Dia De LosMuertos 1 - The Story Of Stew

My father cooked few things. Those few things he did cook, he did well for the most part:

Soft boiled eggs on toast (always shells to pick out),

Rice pudding (usually a little burnt on the bottom),

French fried green beans,

Pork chops with mountains of sauteed celery and soy sauce,

And beef stew.

My father's name was Frederick Stewart, his family called him Stew as a nick name. My mom called him Fred or Freddie. I therefore concluded ever so cleverly (I thought) that this dish was "Freddie-Stew". His beef stew was always a perfect peppery clovey beefy brothyness with large chucks of carrots and potatoes and beef.

My mother and I would go to church and my father, the agnostic, would nap, tend to his plants, and cook Sunday dinner. We would come home to the heavenly scents of beef stew and fresh baked bread. He used those ready-to-bake, frozen loaves of dough, but they still smelled wonderful. He would brush the top with butter and sprinkle with a coarse salt and turn that bad boy out on a wooden cutting board. Usually only half the loaf was left at dinner time.

That fresh bread and a bowl of beef stew felt like a golden ticket reward for enduring the long church service and the scritchy scratchy hugs from tweedy and woolen women and stiffly starched old men.  Needless to say I probably didn't get what I was "supposed" to out of these Sunday outings.

On this day, as I am reflecting on those who have walked before me, I am wanting to honor and pay tribute to my ancestors in ways that feel right and good to me. I am making beef stew today. And, instead of tooling around Pinterest and giving you a bunch of links to check out, I'm rolling back the time on the clock of the world.

I still have my father's first cookbook, well, his only cook book. He told me it was his "bachelor days" cookbook. It is the Culinary Arts Institute,  Encyclopedic Cookbook, first published in 1950, this "New and Revised Edition" is from 1962.

This book has all sorts of tips and tidbits from how to care for your automatic refrigerator to proper storage of the milk delivery. Chapters named with titles such as "Your Soups and Chowders", "Your Leftovers", "Your Dairy Dishes", and "Your Quick Dinners for the Woman in a Hurry" speak to the apparent audience for this tome of kitchen wisdom.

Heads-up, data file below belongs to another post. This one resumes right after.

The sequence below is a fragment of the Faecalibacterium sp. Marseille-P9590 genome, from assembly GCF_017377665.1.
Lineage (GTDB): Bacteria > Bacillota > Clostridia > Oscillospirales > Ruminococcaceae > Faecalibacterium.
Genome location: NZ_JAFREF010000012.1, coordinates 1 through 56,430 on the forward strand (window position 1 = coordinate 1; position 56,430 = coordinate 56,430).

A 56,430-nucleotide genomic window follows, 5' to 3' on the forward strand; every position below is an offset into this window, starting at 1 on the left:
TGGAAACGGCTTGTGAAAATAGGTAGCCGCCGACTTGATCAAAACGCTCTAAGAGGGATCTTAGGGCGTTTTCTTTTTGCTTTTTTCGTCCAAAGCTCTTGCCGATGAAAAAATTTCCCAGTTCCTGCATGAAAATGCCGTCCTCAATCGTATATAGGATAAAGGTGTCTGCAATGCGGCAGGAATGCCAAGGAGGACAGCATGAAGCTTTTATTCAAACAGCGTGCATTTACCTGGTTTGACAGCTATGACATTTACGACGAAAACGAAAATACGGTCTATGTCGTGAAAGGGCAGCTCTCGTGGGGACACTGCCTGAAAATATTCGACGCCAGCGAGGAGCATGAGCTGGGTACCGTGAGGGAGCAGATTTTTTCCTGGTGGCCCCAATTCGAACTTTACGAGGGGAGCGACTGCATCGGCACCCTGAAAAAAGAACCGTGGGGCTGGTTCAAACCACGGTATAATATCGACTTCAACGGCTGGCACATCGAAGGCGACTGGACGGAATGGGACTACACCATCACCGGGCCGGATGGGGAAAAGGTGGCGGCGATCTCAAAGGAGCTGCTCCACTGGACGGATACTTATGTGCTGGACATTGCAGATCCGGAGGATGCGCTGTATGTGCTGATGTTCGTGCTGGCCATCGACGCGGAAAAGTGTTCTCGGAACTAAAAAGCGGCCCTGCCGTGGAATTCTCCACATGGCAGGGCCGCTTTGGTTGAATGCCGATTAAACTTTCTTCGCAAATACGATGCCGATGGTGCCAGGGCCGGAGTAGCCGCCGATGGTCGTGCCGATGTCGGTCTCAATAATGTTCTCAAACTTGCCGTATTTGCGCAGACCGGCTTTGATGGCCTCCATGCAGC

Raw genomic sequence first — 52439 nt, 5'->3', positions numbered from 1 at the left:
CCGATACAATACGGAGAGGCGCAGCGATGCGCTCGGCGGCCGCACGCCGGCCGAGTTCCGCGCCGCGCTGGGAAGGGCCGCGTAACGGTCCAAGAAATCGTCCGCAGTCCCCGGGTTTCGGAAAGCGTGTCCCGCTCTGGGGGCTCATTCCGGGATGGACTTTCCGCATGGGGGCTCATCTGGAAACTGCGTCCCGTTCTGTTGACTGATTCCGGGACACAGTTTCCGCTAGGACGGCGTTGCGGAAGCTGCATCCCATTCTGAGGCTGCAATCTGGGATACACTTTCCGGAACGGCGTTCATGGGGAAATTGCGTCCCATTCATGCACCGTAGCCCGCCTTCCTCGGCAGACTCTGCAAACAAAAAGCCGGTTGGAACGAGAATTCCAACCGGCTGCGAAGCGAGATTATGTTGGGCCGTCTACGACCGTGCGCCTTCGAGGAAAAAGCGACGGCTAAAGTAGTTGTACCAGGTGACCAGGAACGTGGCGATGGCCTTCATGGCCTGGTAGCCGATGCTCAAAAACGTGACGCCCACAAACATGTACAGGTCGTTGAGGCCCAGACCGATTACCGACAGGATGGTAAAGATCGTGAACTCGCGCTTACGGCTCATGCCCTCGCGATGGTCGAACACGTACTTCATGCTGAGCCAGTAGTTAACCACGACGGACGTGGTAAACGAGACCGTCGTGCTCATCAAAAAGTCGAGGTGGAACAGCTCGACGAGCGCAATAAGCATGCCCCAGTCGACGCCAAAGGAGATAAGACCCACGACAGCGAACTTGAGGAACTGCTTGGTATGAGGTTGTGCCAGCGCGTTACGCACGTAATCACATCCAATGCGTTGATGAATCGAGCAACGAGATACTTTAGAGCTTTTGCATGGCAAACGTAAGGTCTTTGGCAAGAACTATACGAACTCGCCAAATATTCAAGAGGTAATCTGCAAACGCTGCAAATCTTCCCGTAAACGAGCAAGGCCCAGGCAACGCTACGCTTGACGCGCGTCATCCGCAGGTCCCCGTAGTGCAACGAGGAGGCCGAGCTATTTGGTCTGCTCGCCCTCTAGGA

In fact, in the introduction, one of the goals of this book is for it to have "...a light touch, a sense of humor, a flair for the clever idea in cooking and serving that results in something called style, but above all a feeling for the kind of beauty that women want about them in their work-a-day world."

From the Introduction

It's also a sign of those times that it lists no less than 99 items (categorized as extras for efficiency, miscellaneous, and gadgets) after the essential 54 (rolling pins, bowls, pans, whisks, and the like) needs for the kitchen!

Now, I just don't see my father being the one to embrace cooking in this fashion. In fact the only recipe for beef stew that is featured in this book uses the pressure cooker. So I wonder how much use this book actually got in his hands. My dad's beef stew was very simple. Like him. It consisted of a few good ingredients that when blended together made a quality, delicious stew.

Since I didn't see the beef stew recipe that I was accustomed to in my father's bachelor book, I then consulted the other cookbooks that are at my fingertips.

My mother, unlike Daddy, was an entertainer and home-chef extraordinaire. As a result, I was left with an extensive selection of cookbooks. Everything from a 1967 "Mastering the Art of French Cooking by Child, Bertholle, and Beck to the twelve-volume "Encyclopedia of Cookery" by Woman's Day from 1966 (I am missing a few).

Yes! I really do have a bachelor cookbook!!

The stew definitely was not something from Julia Child, (although "Julie and Julia" have me really wanting to try making beef bourguignon!! Just not today.) Some of the recipes in the other books featured everything from bacon, yams, dried mustard, chili powder, peas, green peppers and turnips.  None of these were fitting the bill.

I finally stumbled on what appears to be the basis for the recipe in one of the older ring bound Better Homes and Gardens New Cookbooks (its definitely not the beef stew featured in their "updated for the 90's" edition which uses instant bouillon, vegetable cocktail, and all manner of dried herbs and quick things.)

It is a very simple combination of pan browned chunks of stew beef, simmered until tender in water with some Worcestershire sauce, onions, potatoes, carrots, cloves, pepper, bay leaves, garlic, paprika, and that's about it.  Knowing my father, the garlic and paprika did not even make it into the pot that would have been too complicated. He could just handle tossing a few peppercorns and cloves in the mix. And my mom would actually salt the stew and thicken it once she got home.

Now I realize that what I have always thought of as my father's stew, my "Freddie-Stew", came about more likely from my mother telling him what to do with it while she was gone. But that's okay. I still love that it is associated with him preparing our family meal on Sunday afternoons.

Back to the bachelor cook book. The last clue to its short-lived success may be the phone number scribbled in the front cover in my mother's hand: UN3-9214 for Chinese Village take out. :-)

My Freddie-Stew turned out delicious!! I made a mini crusty loaf of bread with some butter. 

Bonus Dia De Los Muertos shout out my father and grandmother, Lottie Isabelle. Rice Pudding!! Although I did put my twist on it (Chia-Rice pudding with golden raisins, dried cranberries, and orange zest) and did it in a hot water bath so it didn't burn! Yummmmm.

Father's Day 1969 - dig my dots!!

Ashe!! All thanks and praises. Although I know you're watching, it would have been so nice to break bread and sup stew with you again.

Earthseed DetroitComment